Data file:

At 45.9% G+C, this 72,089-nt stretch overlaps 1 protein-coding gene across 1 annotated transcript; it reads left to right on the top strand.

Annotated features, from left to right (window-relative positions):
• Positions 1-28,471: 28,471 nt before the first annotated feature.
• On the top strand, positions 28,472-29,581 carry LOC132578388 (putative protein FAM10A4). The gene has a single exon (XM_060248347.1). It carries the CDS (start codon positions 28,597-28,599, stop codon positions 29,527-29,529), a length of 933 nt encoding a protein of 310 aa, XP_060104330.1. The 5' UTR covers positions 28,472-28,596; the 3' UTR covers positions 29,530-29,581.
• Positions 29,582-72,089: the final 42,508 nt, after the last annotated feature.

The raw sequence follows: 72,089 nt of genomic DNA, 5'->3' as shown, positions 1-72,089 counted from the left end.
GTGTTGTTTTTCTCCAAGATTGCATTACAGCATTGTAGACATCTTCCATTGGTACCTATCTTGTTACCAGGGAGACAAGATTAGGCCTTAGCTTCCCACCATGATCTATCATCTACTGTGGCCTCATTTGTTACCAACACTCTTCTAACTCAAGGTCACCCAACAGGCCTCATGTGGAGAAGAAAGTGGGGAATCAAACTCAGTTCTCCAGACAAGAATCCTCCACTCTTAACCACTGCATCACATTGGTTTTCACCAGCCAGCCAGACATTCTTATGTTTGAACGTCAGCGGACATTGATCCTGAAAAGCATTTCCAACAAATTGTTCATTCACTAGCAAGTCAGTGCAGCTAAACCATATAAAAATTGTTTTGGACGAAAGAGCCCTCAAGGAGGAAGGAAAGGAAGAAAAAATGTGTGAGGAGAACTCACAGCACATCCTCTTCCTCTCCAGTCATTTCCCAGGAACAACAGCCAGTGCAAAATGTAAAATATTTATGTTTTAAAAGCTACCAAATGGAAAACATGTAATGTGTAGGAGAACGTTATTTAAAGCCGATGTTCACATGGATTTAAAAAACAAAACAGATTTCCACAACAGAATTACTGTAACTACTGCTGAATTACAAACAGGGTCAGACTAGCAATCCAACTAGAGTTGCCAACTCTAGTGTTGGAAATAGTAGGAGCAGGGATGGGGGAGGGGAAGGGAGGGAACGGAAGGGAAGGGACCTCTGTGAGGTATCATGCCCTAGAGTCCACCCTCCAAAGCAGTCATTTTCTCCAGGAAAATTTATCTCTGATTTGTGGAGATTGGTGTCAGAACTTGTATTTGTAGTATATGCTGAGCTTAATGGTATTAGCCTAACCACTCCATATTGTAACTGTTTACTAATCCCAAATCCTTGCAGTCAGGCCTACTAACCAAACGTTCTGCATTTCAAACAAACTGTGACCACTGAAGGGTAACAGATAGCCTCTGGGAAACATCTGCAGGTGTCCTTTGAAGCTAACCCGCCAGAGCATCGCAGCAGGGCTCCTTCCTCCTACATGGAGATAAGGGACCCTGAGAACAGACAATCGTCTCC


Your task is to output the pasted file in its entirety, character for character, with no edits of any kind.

At 45.9% G+C, this 72,089-nt stretch overlaps 1 protein-coding gene across 1 annotated transcript; it reads left to right on the top strand.

Annotated features, from left to right (window-relative positions):
• Positions 1-28,471: 28,471 nt before the first annotated feature.
• On the top strand, positions 28,472-29,581 carry LOC132578388 (putative protein FAM10A4). The gene has a single exon (XM_060248347.1). It carries the CDS (start codon positions 28,597-28,599, stop codon positions 29,527-29,529), a length of 933 nt encoding a protein of 310 aa, XP_060104330.1. The 5' UTR covers positions 28,472-28,596; the 3' UTR covers positions 29,530-29,581.
• Positions 29,582-72,089: the final 42,508 nt, after the last annotated feature.

The raw sequence follows: 72,089 nt of genomic DNA, 5'->3' as shown, positions 1-72,089 counted from the left end.
GTGTTGTTTTTCTCCAAGATTGCATTACAGCATTGTAGACATCTTCCATTGGTACCTATCTTGTTACCAGGGAGACAAGATTAGGCCTTAGCTTCCCACCATGATCTATCATCTACTGTGGCCTCATTTGTTACCAACACTCTTCTAACTCAAGGTCACCCAACAGGCCTCATGTGGAGAAGAAAGTGGGGAATCAAACTCAGTTCTCCAGACAAGAATCCTCCACTCTTAACCACTGCATCACATTGGTTTTCACCAGCCAGCCAGACATTCTTATGTTTGAACGTCAGCGGACATTGATCCTGAAAAGCATTTCCAACAAATTGTTCATTCACTAGCAAGTCAGTGCAGCTAAACCATATAAAAATTGTTTTGGACGAAAGAGCCCTCAAGGAGGAAGGAAAGGAAGAAAAAATGTGTGAGGAGAACTCACAGCACATCCTCTTCCTCTCCAGTCATTTCCCAGGAACAACAGCCAGTGCAAAATGTAAAATATTTATGTTTTAAAAGCTACCAAATGGAAAACATGTAATGTGTAGGAGAACGTTATTTAAAGCCGATGTTCACATGGATTTAAAAAACAAAACAGATTTCCACAACAGAATTACTGTAACTACTGCTGAATTACAAACAGGGTCAGACTAGCAATCCAACTAGAGTTGCCAACTCTAGTGTTGGAAATAGTAGGAGCAGGGATGGGGGAGGGGAAGGGAGGGAACGGAAGGGAAGGGACCTCTGTGAGGTATCATGCCCTAGAGTCCACCCTCCAAAGCAGTCATTTTCTCCAGGAAAATTTATCTCTGATTTGTGGAGATTGGTGTCAGAACTTGTATTTGTAGTATATGCTGAGCTTAATGGTATTAGCCTAACCACTCCATATTGTAACTGTTTACTAATCCCAAATCCTTGCAGTCAGGCCTACTAACCAAACGTTCTGCATTTCAAACAAACTGTGACCACTGAAGGGTAACAGATAGCCTCTGGGAAACATCTGCAGGTGTCCTTTGAAGCTAACCCGCCAGAGCATCGCAGCAGGGCTCCTTCCTCCTACATGGAGATAAGGGACCCTGAGAACAGACAATCGTCTCC